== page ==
Shaped by French unconventional warfare doctrines, U.S. counterinsurgency tactics employed in Southeast Asia, and their own on the ground expertise crushing dissent, the "new professionalism of internal security" deployed by Condor operatives--code for massive repression and unrestrained violence--was directed against the people of Latin America with predictable results.

Eerily prefiguring America's "War on Terror," counterinsurgency "specialist" Roger Trinquier, the author of Modern Warfare and an architect of France's bloody repression during the Algerian anticolonial struggle (1954-1962), averred that counterguerrillas must employ the full range of psychological warfare techniques against the civilian population if victory is to be achieved. This is a thesis to which Crawford returns time and again, particularly as it relates to the covert decapitation of resistance networks by American manhunters.

Fast forward and it becomes all-too-clear that Krüger's "Fascist Iron Circle" didn't disappear with Pinochet's fall from grace; instead, it has morphed into a high-tech killing machine whose tentacles have fanned-out from the Washington Beltway to encircle the globe. Peter Dale Scott, writing on America's descent into a lawless state presciently remarked:

Mafias and empires have certain elements in common. Both can be seen as the systematic violent imposition of governance in areas of undergovernance. Both use atrocities to achieve their ends; but both tend to be tolerated to the extent that the result of their controlled violence is a diminution of uncontrolled violence. I would tentatively suggest an important difference between mafias and empires: that, with the passage of time, mafias tend to become more and more part of the civil society whose rules they once broke, while empires tend to become more and more irreconcilably at odds with the societies they once controlled. ("Deep Events and the CIA's Global Drug Connection," Global Research, September 6, 2008)

Indeed, the "controlled violence" implicit in Crawford's thesis, provides stark confirmation of Scott's analysis that as the imperialist empire unravels it tends "to become more and more irreconcilably at odds" with popular control in a democratic republic.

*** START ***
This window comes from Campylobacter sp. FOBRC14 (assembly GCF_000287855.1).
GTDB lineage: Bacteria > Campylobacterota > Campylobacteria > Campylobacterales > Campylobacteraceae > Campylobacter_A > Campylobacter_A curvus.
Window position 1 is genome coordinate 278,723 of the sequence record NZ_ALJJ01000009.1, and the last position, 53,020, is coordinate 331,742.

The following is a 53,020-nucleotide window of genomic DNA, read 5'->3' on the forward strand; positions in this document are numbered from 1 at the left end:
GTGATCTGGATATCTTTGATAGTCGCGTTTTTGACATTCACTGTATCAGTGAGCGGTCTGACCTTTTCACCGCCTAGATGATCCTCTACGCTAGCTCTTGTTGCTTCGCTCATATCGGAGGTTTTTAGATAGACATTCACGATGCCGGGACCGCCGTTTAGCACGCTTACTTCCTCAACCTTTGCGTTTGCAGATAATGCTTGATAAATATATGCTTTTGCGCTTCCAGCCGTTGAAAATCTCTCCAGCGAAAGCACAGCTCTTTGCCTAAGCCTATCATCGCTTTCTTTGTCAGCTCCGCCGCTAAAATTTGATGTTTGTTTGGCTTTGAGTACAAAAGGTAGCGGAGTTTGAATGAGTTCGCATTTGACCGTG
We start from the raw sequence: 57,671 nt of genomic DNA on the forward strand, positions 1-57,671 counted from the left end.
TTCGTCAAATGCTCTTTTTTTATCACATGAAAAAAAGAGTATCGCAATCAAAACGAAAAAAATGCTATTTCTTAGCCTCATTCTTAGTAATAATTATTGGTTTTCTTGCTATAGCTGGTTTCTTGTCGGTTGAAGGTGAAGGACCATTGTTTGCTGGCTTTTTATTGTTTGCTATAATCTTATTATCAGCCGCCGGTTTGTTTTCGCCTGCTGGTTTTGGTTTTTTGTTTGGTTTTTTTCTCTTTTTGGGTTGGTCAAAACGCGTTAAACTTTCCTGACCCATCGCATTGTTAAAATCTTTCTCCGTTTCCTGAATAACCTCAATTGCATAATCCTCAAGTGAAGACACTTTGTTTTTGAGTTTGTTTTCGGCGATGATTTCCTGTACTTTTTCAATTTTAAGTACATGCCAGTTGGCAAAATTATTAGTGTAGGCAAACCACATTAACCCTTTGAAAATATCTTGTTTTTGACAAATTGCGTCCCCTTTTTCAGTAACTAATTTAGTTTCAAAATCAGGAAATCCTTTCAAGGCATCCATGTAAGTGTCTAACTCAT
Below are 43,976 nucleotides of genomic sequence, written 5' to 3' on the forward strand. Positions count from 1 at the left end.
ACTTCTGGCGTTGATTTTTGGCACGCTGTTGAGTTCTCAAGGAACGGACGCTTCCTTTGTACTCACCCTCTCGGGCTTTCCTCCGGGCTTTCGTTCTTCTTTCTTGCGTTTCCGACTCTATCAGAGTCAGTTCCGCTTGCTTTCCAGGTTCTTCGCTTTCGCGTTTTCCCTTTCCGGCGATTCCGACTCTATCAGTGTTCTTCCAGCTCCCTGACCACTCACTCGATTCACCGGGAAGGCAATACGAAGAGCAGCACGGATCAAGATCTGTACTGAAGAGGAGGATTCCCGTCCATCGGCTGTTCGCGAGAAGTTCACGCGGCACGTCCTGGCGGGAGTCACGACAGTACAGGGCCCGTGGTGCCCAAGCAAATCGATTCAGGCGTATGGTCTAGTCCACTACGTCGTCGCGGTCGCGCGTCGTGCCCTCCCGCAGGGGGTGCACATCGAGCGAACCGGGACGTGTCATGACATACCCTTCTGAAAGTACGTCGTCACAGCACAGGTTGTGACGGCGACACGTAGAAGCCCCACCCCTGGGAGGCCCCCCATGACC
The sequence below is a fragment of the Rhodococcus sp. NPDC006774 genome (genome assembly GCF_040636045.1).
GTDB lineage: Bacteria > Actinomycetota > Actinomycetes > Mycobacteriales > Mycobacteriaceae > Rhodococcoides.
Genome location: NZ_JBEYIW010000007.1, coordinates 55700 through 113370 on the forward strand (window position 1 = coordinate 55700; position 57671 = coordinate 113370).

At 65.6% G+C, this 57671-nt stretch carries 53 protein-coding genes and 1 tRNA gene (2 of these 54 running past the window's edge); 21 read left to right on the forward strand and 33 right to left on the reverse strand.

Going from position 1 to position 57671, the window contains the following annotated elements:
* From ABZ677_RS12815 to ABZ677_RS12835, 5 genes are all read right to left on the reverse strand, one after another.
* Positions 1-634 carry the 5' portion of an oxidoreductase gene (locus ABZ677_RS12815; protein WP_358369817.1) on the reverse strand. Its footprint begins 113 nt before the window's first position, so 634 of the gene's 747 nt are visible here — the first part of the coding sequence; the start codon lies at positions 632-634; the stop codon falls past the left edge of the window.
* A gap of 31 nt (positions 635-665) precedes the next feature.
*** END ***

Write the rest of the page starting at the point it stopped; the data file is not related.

The Mechanics of Standing Up a Death Squad

In "Unconventional Warfare in the 21st Century," Antifascist Calling revealed last December that USSOCOM had published its definitive doctrine on the subject. Titled Unconventional Warfare, the 248-page document asserted that Unconventional Warfare or UW establishes a "litmus test," namely warfare conducted "by, with or through surrogates" and that their preferred assets are irregular forces:

Irregulars, or irregular forces, are individuals or groups of individuals who are not members of a regular armed force, police, or other internal security force. They are usually nonstate-sponsored and unconstrained by sovereign nation legalities and boundaries. These forces may include, but are not limited to, specific paramilitary forces, contractors, individuals, businesses, foreign political organizations, resistance or insurgent organizations, expatriates, transnational terrorism adversaries, disillusioned transnational terrorism members, black marketers, and other social or political "undesirables." (Army Special Operations Forces, Unconventional Warfare, Field Manual No. 3-05.130, Headquarters, Department of the Army, Washington, DC, 30 September 2008, p. 1-3)